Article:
Speaking out for Nursing9 July 2012
We enrol more student nurses than almost all other universities in Britain, and this means that the quality of our teaching is paramount. So we were pleased to be asked to submit our views to the Commission on Pre-Registration Nurse Education, currently convened by Lord Willis for the Royal College of Nursing. The Commission’s question is this: “What essential features of pre-registration nursing education in the UK, and what types of support for newly registered practitioners, are needed to create and maintain a workforce of competent, compassionate nurses fit to deliver future health and social care services?” Driving this enquiry is a belief – mostly anecdotal – that newly qualified nurses are disproportionately responsible for the perceived ills of the NHS.
Responding on behalf of the University, Tony Warne, Head of our School of Nursing, Midwifery and Social Work, points out that only about 3 percent of the 660,000 registered nurses and midwives in the UK are newly qualified. Further, the Nursing Midwifery Council reviewed and revised its standards for pre-registration education just two years ago and only approved the first all-graduate programmes for delivery less than a year ago, in September 2011. This has resulted in ten new standards that nursing students must meet to be considered fit for practice at the point of registration.
Given that standards of education provided by colleges and universities have been so comprehensively reviewed and revised, and that the degree-standard curriculum has only just been introduced, it must seem that the Royal College of Nursing is rushing to find a focus of external responsibility for a set of challenges that rather belong in its own backyard. In his response to the Willis Commission, Professor Warne makes the point that “by focusing on current and new students, the Commission risks failing to address the other issues at the heart of the public debate over care and quality, in particular the degree to which the culture of health care organisations (in which students and recent graduates work) facilitates continuous professional learning and development, and personal growth amongst the nursing profession”.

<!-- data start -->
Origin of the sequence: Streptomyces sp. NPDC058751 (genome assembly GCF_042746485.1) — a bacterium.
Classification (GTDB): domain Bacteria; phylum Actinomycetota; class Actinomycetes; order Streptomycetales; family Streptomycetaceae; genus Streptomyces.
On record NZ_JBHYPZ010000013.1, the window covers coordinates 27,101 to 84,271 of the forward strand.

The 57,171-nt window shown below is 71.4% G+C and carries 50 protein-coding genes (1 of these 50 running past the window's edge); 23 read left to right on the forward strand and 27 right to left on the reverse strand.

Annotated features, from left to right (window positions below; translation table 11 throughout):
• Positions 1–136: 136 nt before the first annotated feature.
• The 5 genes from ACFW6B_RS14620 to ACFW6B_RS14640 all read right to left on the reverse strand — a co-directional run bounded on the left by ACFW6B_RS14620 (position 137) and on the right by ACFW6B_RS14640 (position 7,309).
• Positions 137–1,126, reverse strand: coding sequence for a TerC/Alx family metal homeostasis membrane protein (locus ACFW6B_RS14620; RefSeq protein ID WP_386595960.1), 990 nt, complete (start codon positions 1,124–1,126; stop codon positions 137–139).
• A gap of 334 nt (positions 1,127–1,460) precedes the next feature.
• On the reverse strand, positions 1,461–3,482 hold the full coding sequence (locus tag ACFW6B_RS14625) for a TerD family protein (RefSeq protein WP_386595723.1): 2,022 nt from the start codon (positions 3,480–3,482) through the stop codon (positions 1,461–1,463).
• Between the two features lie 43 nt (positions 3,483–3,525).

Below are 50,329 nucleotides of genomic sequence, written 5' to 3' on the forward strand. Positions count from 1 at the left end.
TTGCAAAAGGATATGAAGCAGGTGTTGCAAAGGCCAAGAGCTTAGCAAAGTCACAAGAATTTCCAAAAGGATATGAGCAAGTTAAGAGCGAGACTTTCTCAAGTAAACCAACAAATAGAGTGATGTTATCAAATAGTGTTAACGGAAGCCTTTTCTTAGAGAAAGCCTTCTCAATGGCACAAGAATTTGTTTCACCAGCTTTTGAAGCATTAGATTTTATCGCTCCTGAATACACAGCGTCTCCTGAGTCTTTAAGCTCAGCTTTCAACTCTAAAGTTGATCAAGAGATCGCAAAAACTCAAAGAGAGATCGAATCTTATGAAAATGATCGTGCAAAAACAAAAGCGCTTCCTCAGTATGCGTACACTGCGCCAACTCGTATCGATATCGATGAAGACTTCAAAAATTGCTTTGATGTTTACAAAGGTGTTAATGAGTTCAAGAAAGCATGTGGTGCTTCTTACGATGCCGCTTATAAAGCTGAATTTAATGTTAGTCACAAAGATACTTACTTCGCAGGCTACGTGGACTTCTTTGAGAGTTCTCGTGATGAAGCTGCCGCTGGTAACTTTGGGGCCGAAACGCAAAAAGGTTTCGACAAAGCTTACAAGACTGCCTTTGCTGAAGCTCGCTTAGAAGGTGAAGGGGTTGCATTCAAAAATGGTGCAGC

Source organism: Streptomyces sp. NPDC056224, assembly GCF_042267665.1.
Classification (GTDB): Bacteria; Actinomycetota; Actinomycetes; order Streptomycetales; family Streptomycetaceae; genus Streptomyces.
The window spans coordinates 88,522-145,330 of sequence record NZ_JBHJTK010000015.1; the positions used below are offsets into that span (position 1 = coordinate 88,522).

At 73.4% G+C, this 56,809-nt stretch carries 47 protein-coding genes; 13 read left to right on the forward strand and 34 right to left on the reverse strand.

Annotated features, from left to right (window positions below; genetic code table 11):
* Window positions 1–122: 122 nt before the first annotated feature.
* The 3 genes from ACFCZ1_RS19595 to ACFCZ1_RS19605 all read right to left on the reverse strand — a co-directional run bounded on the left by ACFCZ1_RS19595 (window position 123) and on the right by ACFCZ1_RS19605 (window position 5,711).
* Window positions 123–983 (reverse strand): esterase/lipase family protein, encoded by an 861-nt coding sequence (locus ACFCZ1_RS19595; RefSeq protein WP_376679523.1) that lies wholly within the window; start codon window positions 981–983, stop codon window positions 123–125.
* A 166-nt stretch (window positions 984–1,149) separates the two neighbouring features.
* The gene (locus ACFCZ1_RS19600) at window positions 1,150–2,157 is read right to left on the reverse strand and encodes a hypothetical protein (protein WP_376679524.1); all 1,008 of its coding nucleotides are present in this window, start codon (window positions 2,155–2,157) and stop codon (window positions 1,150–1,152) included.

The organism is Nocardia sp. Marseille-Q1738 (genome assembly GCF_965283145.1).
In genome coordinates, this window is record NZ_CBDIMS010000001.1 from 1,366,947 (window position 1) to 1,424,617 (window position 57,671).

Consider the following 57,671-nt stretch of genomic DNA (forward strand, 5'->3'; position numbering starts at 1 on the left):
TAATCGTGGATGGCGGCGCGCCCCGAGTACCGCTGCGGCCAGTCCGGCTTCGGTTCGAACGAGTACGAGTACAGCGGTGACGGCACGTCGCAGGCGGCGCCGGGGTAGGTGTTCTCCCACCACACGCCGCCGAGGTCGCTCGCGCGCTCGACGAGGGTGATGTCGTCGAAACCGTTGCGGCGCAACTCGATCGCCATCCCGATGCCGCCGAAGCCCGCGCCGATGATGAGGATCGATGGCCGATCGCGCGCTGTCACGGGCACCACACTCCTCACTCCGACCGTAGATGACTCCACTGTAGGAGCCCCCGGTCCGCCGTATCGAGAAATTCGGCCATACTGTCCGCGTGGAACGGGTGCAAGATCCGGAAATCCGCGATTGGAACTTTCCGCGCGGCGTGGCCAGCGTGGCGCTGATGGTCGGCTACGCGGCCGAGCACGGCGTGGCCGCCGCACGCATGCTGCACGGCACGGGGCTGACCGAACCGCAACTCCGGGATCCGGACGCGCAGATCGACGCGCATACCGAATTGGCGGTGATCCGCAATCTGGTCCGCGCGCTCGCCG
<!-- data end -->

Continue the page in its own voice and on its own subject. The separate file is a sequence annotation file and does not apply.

In striving for continuous improvement to the nursing education we offer, we focus on bridging formal instruction and practice, emphasising learning within clinical practice and the “clinical reasoning” – the ability to reason as a clinical situation changes, taking into account the context and concerns of the patient and their carers. Our teaching methods seek to keep students focused firmly on the patient’s experience. Every student who enters our programme attends a service user, carer and student conference, a day aimed at exploring the emotionality of good nursing care. These conferences have been successfully extended to include an annual care and compassion conference, facilitated by services users and aimed at qualified nursing staff. We recognise that the settings that nurses learn to prepare for the future are the result of our partnership with the NHS as, of course, do Schools of Nursing in general.
On a broader canvas our School contributes to improving the harmonisation of nurse education across the European Union member states. For example, the Empowering the Professionalization of Nurses through Mentorship project aims to advance professional nursing in four new EU countries; the Czech Republic, Hungary, Lithuania and Romania. The operational context for this work is the clinical learning experience of student nurses as part of their studies to become registered general nurses.
The ethos and commitment of our staff in the School of Nursing, Midwifery and Social Work is epitomised in Natalie Yates-Bolton’s decision to talk about her own medical history in a searing interview published in a national newspaper. Natalie, who teaches in our School and specialises in dementia, has had four serious bouts of cancer, 10 operations, 30 sessions of chemotherapy and 55 sessions of radiotherapy. As both a nurse and a patient, she knows both sides of the clinical experience only too well. In her interview with the Telegraph, Natalie writes: “we need to stand up for nurses. The media says they are blasé and indifferent, but I can’t think of one who has been like that in all my years as a cancer patient. The student nurses I teach come into the profession wanting to care, wanting to make a difference. They are willing to work unsocial hours and weekends. The papers write that nurses these days are ‘too posh to wash’, and all of that. I don’t see that. It isn’t my experience. If it was, I would be doing something about it.”
Natalie’s reasons for speaking out are clear: “I wanted to put the record straight. We hardly ever celebrate the good care in the NHS. The managers need to take a little bit of time to focus on what is being done well and celebrate that. Nobody is telling people they are doing a good thing.” Stuart Hall, the doyen of critical cultural studies, agrees. Now 80, and seven years on dialysis following renal failure: “How can millions of people have benefited from the NHS and not be on the streets to defend it? Come on. The NHS is one of the most humanitarian acts that has ever been undertaken in peace time”.
Natalie Yates-Bolton, “I’ve had cancer four times, but I’ll keep helping others”. Telegraph, 20 May 2012. http://www.telegraph.co.uk/health/women_shealth/9276753/Ive-had-cancer-four-times-but-Ill-keep-helping-others.html#
Stuart Hall, “The Saturday Interview”. Guardian, 11 February 2012. http://www.guardian.co.uk/theguardian/2012/feb/11/saturday-interview-stuart-hall